Withlacoochee State Forest, Citrus Hiking Trail, 352-754-6777, 46.7 miles. This is a mainly uplands trail, through scrub oaks and pine lands, that in most areas is paved and skirts US 41. The 16-mile Croom Trail has a few prairies, rolling hills, ravines and hardwood hammocks through a region that in the 1890s was the site of a prosperous phosphate operation. The forest’s Richloam Tract has 33 miles of hiking paths reaching through pine flatwoods, hardwood hammocks and cypress swamps.

Fort Cooper State Park, 352-726-0315, 10 miles of trails, with interpretive plaques explaining the fort’s importance during the Second Seminole Indian War.

The Crystal River State Archaeological Site, 352-795-3817, at 3400 N. Museum Drive, two miles of trails through ancient Indian mounds that were built long before that world traveler, Chris Columbus, was born.

Manatee Springs State Park in Chiefland, 352-493-6072, 8 miles of trails as well as a boardwalk and dock that reach into the Suwannee River. The main attraction is a first-magnitude spring (117 million gallons of water per day). The park has a 1,200-foot run to the river, making it a scuba divers’ and snorkelers’ favorite. The spring was described by William Bartram in his 1774 writings. The property has cypress, gum, maple, ash and sandhill. Otters, raccoons, wading birds and other small mammals live here. Manatees make occasional appearances, too.

Jay B. Starkey Wilderness Park, 813-834-3247, 10500 Wilderness Park Road, New Port Richey, 16 miles of trails through an 8,300-acre park.

Southwest Florida Water Management District offers these trails:
The Green Swamp has 20 miles of trails that occasionally come across the Withlacoochee River and wetlands.

Little Withlacoochee Flood Detention Area, 352-629-8162. Yes, most places call it a flood retention area. Detention sounds like you’re being made to stay after school. That aside, there are 30 miles of trails waiting, so maybe you don’t mind being kept after. The trails move through flatwoods, swampy stands of cypress, bayheads and hammocks in a spring region that is a vital recharge zone for the Floridan aquifer, the main drinking water supplier for folks who live in Central Florida.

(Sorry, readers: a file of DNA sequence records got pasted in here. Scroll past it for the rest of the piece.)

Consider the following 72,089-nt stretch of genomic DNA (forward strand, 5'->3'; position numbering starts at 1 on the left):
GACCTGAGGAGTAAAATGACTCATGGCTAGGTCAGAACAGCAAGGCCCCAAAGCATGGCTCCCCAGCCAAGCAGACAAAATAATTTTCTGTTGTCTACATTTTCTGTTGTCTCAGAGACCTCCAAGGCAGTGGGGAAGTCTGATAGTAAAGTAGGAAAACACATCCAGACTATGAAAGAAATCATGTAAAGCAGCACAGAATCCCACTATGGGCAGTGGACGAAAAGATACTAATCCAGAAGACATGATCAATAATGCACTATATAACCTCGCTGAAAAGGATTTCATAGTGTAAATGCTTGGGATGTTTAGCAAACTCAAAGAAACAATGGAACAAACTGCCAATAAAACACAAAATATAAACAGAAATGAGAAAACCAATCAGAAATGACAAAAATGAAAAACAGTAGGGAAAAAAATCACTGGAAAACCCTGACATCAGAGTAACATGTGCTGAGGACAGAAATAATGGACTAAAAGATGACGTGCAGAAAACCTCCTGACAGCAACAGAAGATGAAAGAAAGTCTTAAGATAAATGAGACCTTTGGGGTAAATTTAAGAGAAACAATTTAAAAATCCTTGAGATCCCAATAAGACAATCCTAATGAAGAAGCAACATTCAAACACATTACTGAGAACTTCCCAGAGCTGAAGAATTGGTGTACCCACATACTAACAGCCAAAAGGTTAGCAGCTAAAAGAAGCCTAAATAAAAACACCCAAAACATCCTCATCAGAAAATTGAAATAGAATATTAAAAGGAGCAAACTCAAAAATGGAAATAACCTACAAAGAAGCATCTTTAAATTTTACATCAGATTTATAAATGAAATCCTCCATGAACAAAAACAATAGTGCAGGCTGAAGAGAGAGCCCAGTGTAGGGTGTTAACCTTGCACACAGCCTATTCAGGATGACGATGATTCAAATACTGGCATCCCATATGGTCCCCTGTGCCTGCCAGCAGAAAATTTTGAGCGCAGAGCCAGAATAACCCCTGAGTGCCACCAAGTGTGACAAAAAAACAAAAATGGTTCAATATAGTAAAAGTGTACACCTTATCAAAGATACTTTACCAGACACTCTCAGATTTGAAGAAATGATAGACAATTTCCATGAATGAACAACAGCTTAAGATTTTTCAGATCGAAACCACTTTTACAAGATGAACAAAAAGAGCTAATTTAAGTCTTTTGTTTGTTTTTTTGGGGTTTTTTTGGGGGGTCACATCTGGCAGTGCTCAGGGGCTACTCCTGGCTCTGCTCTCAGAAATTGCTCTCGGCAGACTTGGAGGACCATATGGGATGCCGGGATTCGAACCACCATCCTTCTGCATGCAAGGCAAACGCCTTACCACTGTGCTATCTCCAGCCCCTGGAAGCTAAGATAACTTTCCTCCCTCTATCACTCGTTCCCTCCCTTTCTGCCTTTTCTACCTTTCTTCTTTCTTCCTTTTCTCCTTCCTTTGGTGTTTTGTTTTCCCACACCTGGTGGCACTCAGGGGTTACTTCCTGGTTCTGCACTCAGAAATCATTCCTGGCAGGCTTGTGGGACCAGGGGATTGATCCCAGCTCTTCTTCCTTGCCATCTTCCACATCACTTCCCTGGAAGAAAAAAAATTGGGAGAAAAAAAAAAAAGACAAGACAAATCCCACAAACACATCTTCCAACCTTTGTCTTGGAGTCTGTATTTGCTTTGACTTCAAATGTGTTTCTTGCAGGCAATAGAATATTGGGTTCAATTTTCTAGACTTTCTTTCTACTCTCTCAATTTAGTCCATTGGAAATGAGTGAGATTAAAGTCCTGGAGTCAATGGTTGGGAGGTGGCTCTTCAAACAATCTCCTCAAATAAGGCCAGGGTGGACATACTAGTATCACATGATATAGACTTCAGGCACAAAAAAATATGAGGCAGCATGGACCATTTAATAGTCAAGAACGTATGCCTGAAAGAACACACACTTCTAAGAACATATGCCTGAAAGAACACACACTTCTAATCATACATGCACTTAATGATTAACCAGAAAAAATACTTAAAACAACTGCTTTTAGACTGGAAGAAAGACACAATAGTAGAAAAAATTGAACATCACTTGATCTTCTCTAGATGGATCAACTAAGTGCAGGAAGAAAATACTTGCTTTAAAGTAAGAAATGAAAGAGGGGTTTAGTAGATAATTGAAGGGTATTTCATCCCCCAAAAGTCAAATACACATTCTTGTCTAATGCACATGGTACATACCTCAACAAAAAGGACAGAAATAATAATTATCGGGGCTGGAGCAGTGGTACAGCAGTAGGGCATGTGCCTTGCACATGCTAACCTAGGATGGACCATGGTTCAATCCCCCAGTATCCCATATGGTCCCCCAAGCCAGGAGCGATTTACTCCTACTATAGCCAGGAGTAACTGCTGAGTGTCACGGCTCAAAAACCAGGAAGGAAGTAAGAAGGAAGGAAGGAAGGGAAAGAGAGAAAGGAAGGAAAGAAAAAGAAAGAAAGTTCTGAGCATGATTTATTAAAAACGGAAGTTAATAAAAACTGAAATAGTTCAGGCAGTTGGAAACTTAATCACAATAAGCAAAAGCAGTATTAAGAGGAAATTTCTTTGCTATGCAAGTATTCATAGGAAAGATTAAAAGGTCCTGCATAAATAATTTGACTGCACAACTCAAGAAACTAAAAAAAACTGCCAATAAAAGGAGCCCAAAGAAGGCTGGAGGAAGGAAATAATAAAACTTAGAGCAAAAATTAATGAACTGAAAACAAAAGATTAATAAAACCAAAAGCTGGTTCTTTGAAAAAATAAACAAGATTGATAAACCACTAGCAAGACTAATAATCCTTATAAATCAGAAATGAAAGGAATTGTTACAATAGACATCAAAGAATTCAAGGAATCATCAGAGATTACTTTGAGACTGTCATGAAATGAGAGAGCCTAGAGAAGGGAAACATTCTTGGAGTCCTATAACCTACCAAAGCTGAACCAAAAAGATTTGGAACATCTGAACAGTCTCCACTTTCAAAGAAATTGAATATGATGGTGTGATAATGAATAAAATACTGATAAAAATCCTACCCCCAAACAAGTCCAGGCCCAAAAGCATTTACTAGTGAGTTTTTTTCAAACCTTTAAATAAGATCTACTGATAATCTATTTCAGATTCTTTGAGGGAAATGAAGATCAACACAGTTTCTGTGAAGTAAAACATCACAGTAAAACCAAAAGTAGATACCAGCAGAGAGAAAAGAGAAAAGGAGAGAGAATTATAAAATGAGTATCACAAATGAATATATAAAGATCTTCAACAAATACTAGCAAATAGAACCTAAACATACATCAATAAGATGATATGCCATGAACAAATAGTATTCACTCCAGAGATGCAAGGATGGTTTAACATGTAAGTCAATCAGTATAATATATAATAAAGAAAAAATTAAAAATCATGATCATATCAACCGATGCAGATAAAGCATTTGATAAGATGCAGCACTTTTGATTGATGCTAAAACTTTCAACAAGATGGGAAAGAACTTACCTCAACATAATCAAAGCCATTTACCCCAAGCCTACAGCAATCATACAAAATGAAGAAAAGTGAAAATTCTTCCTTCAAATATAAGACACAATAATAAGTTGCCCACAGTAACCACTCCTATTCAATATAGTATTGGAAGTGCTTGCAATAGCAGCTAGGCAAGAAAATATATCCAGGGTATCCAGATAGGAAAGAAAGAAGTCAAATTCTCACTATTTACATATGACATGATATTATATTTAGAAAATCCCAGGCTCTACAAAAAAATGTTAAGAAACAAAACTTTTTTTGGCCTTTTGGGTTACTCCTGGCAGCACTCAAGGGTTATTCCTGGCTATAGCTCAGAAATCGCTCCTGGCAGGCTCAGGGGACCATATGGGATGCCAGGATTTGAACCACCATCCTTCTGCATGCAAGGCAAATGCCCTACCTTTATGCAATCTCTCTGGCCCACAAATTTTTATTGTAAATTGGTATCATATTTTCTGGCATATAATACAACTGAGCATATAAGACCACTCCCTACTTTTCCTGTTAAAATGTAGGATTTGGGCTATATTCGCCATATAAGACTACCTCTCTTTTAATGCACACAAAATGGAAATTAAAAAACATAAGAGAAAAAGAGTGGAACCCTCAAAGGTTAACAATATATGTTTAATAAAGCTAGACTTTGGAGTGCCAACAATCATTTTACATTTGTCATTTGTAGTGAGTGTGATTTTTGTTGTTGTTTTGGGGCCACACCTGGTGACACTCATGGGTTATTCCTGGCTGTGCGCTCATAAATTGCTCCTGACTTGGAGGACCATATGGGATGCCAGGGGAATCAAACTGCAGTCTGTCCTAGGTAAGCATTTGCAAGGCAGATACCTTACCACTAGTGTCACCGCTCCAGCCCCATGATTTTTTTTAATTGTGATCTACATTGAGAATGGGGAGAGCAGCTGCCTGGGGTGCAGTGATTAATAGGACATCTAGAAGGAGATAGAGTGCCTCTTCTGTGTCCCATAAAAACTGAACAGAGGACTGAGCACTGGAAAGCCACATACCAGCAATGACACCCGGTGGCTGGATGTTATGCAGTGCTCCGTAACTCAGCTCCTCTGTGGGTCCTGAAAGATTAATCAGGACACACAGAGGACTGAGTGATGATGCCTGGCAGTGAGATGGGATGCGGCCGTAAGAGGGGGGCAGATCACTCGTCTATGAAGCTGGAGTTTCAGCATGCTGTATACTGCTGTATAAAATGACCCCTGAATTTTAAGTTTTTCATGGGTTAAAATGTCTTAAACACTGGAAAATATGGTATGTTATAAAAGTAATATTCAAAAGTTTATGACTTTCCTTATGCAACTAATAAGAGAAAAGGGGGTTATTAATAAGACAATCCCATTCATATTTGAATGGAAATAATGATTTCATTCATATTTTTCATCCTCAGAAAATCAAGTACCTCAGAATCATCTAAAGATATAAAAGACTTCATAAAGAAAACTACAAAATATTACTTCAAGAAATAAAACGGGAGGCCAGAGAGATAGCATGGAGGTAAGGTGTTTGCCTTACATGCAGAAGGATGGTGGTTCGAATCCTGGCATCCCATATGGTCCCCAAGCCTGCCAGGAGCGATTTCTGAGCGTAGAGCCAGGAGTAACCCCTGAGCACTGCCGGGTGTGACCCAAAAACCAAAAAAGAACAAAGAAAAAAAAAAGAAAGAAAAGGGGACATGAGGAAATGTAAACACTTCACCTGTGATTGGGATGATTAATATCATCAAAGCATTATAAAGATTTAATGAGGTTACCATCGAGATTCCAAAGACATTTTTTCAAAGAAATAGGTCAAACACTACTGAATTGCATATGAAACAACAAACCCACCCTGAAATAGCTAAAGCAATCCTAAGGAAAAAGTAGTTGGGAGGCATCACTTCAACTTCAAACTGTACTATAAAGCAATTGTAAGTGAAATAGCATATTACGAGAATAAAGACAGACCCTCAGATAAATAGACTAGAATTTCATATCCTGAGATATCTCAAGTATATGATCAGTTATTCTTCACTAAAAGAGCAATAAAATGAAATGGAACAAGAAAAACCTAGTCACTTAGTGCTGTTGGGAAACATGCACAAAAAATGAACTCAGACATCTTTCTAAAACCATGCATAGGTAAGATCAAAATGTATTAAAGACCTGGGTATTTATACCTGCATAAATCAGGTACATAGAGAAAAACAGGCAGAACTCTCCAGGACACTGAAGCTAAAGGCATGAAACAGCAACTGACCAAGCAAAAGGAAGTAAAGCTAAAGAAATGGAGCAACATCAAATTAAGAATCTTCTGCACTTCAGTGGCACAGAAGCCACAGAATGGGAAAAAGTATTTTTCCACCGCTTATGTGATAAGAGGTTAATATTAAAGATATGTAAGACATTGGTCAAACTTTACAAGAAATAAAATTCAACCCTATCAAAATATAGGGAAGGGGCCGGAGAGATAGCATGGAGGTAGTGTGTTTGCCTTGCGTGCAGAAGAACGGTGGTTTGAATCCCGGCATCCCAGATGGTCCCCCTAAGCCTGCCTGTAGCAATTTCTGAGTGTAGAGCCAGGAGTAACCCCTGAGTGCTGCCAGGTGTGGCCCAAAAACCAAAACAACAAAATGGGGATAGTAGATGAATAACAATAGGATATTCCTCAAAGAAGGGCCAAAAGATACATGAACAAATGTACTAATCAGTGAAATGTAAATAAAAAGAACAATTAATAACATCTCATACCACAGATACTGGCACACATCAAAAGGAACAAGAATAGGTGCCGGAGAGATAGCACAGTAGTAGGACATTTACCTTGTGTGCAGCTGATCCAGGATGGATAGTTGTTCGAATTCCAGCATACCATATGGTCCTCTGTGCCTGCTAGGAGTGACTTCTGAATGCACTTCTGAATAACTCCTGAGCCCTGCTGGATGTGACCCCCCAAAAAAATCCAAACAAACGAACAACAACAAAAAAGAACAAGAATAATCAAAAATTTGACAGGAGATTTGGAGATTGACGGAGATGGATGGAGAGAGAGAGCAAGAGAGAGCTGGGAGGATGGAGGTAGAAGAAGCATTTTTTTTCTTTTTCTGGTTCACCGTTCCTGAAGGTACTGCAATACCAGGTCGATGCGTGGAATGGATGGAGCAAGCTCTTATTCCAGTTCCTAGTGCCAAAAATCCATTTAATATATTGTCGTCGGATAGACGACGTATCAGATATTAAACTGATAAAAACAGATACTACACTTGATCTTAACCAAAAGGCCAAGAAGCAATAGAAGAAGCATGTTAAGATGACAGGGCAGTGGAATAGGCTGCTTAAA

Pott’s Preserve, 800-423-1476, 24 miles of trails, including a boardwalk through hammocks, wetlands and marshes. The trails are within 20,000 acres of land owned by the district.

Flying Eagle Tract, 800-423-1476, has 15 miles of trails that pass through a mosaic of small lakes, marshes, swamps and upland forests.

Cypress Creek, seven miles of paths through cypress, hardwood, ridge, slash pine and palmetto areas.

The Upper Hillsborough, 24 miles of trails in a site decorated with slash and longleaf pines, flatwoods and palmetto/gallberry stands along the namesake river’s floodplain.
You can get a copy of the district’s recreational guide by calling 800-423-1476 or writing to 2379 Broad St., Brooksville, FL 34609-6899.

Click for West Central Florida Camping Directory
More Great Links:

Florida Recreation
Florida State Parks
Florida Wildlife

For directions, call Florida Trail Association
800-343-1882 (in Florida) or 352-378-8823
P.O. Box 13708, Gainesville, FL 32604.

Office of Greenways & Trails
850-487-4784, Mail Station 795,
3900 Commonwealth Boulevard, Tallahassee, FL 32399-3000.

or try the mapping service below (some remote areas not available)

A Snowy Egret visiting Myakka River State Park.

One warning before you move on: Any time you venture into a state forest (not a state park) or conservation area there's a chance of encountering hunters. Call or write in advance for hunting seasons as well as a detailed booklet on the districtís properties (P.O. Box 1429, Palatka, FL 32178-1429).